23. Sarah says:

    While I don’t enjoy humor meant to insult a group of people, look back at the really golden years of SNL and standup.
    It was less inhibited, and most of the jokes that weren’t PC were by someone poking fun of themselves.

  24. TheRealMaya says:

    Justin – you are becoming insidious day by day with your I-think-I-sound-cool-but-in-reality-I-am-not poses and interviews. People who are cool don’t say they show it.

    Seriously – Jennifer has managed to find a male version of herself. Someone who constantly talks about looks, fashion and private lives and yet claim that they are private people.

    PS: Funny that they could only pick one movie that Justin was part of the script writers and which was a hit. Everything else he wrote were flops hence not worth the time to mention it right?

    PPS: the Leftovers must be flopping badly since Huvane is pushing Justin in our faces with interviews after interviews about his relationship.

  25. FingerBinger says:

    I guess Justin does have a point about political correctness. Everyone gets up in arms about everything these days. There’s no way shows like All in the Family, Maude and The Jeffersons would survive in today’s climate. I think Dave Chapelle’s show was the last of the politically incorrect shows. All those shows were really edgy. They could never get away with any of that today.

    • Abbicci says:

      Louis CK takes on really interesting issues on his show. And he handles them with grace and humor. If you haven’t seen it yet, it is well worth a binge watch.

    • lisa2 says:

      Actually I think those shows could do very well in the culture today. I’m a black woman and loved those shows. Mainly because they were funny. The things Archie said were silly and racist. But in the context of something. They were not some random joke that someone tweeted or said in an interview or magazine. There was a context behind them. And we all knew and understood the Archie character. The fact that he was surrounded by people that called him out on his words was the PC Police on the show. So he never got away with it.

      We just now have too many people saying things to be shocking and for affect. No context just some random thing.

      I find nothing wrong with some PC calling out. Some things are not funny. In bad taste. and as someone above said.. You can say what you want; but be prepared for someone to voice their opinion on it too.

      • pwal says:

        I’m Black and female and watch All in the Family, Sanford and Son and now Maude on Antenna TV all the time, not because they’re un-PC, but because they’re funny and the writing was damn good, especially All in the Family. When these shows were on, I was a baby/small child so a lot of the jokes flew over my head. Now that I’m an adult, the jokes land, but more importantly, you see the nuances of the characters and what they mean to each other. For example, despite Mike being a liberal, he pressed my nerves more than Archie because Mike didn’t walk the walk despite talking (incessantly) the talk. I felt bad for Gloria because placed her bet on the wrong horse. And Archie and Edith are probably my all-time favorite TV couple because they put up with each other flaws and quirks and despite all of Archie’s bluster, whenever Edith put her foot down, he took it seriously, unlike Mike.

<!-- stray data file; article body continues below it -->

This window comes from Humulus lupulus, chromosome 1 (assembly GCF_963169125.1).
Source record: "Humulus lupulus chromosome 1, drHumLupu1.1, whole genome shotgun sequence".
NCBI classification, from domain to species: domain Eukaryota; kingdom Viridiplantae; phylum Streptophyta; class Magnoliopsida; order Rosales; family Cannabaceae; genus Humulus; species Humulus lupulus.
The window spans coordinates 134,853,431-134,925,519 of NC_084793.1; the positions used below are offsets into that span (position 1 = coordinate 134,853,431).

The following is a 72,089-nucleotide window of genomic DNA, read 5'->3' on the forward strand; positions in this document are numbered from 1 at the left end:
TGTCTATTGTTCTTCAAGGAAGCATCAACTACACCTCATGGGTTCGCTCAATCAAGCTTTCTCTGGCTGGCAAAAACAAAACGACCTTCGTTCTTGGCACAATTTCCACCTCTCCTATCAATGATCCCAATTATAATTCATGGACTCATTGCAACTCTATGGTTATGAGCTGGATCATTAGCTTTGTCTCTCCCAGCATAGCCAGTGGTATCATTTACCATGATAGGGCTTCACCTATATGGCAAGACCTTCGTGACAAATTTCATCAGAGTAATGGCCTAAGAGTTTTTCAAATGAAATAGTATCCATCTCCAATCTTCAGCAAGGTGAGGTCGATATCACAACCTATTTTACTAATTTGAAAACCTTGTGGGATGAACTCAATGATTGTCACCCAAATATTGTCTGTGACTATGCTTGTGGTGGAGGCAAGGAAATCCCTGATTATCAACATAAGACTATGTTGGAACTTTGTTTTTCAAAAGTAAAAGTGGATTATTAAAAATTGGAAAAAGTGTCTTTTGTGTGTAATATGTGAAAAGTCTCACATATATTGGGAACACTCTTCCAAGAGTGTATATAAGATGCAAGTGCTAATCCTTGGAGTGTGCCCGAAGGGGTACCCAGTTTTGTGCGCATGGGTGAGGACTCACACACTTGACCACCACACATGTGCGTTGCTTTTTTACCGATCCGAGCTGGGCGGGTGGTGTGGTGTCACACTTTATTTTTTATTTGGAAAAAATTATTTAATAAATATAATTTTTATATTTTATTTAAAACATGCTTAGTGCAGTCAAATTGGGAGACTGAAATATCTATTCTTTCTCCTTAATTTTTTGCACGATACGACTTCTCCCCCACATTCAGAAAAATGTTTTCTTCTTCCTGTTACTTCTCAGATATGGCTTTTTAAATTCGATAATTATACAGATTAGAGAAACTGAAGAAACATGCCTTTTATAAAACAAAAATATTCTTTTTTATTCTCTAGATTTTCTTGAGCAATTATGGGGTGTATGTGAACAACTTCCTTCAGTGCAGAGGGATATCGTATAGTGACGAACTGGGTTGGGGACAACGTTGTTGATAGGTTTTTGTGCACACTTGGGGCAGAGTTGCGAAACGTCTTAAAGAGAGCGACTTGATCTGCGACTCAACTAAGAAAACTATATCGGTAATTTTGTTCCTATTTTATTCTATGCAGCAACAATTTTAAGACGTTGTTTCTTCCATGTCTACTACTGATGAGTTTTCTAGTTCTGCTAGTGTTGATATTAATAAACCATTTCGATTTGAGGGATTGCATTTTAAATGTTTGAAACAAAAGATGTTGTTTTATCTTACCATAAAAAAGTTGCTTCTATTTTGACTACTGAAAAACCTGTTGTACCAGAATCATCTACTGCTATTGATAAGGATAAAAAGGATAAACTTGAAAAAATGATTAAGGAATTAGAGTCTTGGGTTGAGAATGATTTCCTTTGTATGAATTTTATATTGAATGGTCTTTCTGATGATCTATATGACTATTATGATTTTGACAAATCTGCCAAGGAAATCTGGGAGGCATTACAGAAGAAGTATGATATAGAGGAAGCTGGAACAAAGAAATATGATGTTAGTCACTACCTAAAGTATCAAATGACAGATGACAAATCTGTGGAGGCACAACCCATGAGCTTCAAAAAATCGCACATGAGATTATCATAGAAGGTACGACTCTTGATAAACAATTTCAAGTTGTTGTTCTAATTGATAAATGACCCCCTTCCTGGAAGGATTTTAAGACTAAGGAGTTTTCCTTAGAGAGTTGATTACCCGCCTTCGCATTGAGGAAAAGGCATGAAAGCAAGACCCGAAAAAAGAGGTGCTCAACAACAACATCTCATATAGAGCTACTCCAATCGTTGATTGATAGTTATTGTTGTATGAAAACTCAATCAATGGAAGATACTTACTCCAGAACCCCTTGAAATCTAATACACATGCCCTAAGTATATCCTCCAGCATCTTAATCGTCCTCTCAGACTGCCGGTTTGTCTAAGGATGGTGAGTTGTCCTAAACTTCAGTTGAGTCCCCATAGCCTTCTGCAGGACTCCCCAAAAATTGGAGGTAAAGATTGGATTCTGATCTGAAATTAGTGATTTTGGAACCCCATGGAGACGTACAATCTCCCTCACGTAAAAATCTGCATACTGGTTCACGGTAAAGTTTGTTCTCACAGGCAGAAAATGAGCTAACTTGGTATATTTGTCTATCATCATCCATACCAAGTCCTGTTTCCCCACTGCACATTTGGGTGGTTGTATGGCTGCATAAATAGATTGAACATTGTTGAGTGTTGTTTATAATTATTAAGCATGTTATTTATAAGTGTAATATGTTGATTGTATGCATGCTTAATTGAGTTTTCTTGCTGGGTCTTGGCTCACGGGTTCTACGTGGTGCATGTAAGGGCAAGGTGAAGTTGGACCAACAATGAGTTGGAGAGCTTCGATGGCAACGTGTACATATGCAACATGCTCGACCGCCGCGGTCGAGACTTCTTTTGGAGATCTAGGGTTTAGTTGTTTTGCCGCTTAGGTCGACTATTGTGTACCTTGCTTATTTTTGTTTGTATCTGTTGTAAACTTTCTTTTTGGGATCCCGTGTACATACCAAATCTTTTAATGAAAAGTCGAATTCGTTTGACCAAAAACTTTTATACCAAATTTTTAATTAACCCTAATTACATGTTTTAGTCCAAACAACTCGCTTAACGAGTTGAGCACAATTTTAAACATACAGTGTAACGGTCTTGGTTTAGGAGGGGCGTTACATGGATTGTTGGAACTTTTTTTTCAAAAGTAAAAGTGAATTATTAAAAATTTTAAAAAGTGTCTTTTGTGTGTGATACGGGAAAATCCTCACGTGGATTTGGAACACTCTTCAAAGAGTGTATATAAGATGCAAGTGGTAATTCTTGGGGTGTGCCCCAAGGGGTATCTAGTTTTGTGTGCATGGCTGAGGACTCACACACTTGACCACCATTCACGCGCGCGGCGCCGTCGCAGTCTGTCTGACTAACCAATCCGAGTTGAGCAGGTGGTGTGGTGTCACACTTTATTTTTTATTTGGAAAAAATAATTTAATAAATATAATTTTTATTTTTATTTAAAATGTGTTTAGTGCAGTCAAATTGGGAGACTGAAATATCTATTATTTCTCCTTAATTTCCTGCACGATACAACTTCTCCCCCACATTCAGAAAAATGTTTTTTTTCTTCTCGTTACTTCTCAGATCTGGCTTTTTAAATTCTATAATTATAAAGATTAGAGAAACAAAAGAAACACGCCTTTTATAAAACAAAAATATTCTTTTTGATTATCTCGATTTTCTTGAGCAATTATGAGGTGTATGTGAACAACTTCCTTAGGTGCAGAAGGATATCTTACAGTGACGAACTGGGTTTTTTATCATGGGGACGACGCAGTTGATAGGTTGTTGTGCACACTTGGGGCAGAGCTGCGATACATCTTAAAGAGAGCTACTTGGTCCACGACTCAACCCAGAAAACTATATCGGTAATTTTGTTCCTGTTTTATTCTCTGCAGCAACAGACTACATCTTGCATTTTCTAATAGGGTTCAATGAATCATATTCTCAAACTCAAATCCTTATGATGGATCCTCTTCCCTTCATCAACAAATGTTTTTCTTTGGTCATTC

Anyway, people can stomach un-PC things if it’s executed in a clever way. For me, most of the jokes in Tropic Thunder were cheap shots, which explains why I watched it only once. Add to it the incessant pushing of the Tom Cruise dance bit- I smelled a dirty, stinky rat.

      • Kiddo says:

        I have antenna TV and watched these shows in recent years. They were not actually un-PC. They were driven by the movements of the day and reflected the old thinking versus the new thinking within that age. Although it was a more nuanced portrayal of a bigot, Archie was not exactly a hero in his thought processes, but he wasn’t a complete villain either. The viewer was moved to learn lessons from his experiences: through Edith’s never faltering color blindness and pureness of heart, and that even someone who was stuck in some degree of prejudice could find redemption in change and kindness, even if only through his wife, and love of her and family, to acquiesce to their wishes.

  26. Talie says:

    He’s salty about Terry Richardson.

  27. GIRLFACE says:

    I am cracking up about the makeup thing that Amy Sedaris said! Lol.

  28. Liz says:

    Justin is so much more interesting, articulate, good-looking and sexy . He has opinions and is not afraid to share them.

  29. Abbicci says:

    In the immortal words of Jamie Kilstein “the PC police aren’t real. You’re not going to go to jail. You’re just an a-hole.”

    If you can’t write a funny joke that isn’t hurtful or a horrible stereotype the fault is in you and not ‘being PC’ . It’s not the world out to silence you, it’s the silence of people not laughing at your shitty joke. And then calling you on your ignorance.

  30. Dea says:

    Can Jen’s PR team stop trying to make him happen?

    She is getting him magazine covers, layouts, prime time interviews, features on People mag.